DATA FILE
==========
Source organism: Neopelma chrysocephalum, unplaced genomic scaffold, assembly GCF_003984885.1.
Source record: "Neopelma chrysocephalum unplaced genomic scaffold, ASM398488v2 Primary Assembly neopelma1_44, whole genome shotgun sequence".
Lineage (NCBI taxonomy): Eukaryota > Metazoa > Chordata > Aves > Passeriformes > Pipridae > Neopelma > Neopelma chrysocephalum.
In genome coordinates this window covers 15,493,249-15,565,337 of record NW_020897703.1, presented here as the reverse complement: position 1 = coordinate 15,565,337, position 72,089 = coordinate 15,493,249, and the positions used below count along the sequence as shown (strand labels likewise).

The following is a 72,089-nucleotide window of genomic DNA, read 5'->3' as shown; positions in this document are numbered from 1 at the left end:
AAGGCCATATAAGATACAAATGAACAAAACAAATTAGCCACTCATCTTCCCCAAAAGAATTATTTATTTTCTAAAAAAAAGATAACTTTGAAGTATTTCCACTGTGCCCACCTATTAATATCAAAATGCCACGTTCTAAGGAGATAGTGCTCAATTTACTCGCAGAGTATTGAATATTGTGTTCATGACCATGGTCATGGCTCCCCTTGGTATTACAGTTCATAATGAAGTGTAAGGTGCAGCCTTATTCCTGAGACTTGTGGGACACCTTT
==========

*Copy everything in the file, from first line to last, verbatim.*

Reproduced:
Source organism: Neopelma chrysocephalum, unplaced genomic scaffold, assembly GCF_003984885.1.
Source record: "Neopelma chrysocephalum unplaced genomic scaffold, ASM398488v2 Primary Assembly neopelma1_44, whole genome shotgun sequence".
Lineage (NCBI taxonomy): Eukaryota > Metazoa > Chordata > Aves > Passeriformes > Pipridae > Neopelma > Neopelma chrysocephalum.
In genome coordinates this window covers 15,493,249-15,565,337 of record NW_020897703.1, presented here as the reverse complement: position 1 = coordinate 15,565,337, position 72,089 = coordinate 15,493,249, and the positions used below count along the sequence as shown (strand labels likewise).

The following is a 72,089-nucleotide window of genomic DNA, read 5'->3' as shown; positions in this document are numbered from 1 at the left end:
AAGGCCATATAAGATACAAATGAACAAAACAAATTAGCCACTCATCTTCCCCAAAAGAATTATTTATTTTCTAAAAAAAAGATAACTTTGAAGTATTTCCACTGTGCCCACCTATTAATATCAAAATGCCACGTTCTAAGGAGATAGTGCTCAATTTACTCGCAGAGTATTGAATATTGTGTTCATGACCATGGTCATGGCTCCCCTTGGTATTACAGTTCATAATGAAGTGTAAGGTGCAGCCTTATTCCTGAGACTTGTGGGACACCTTT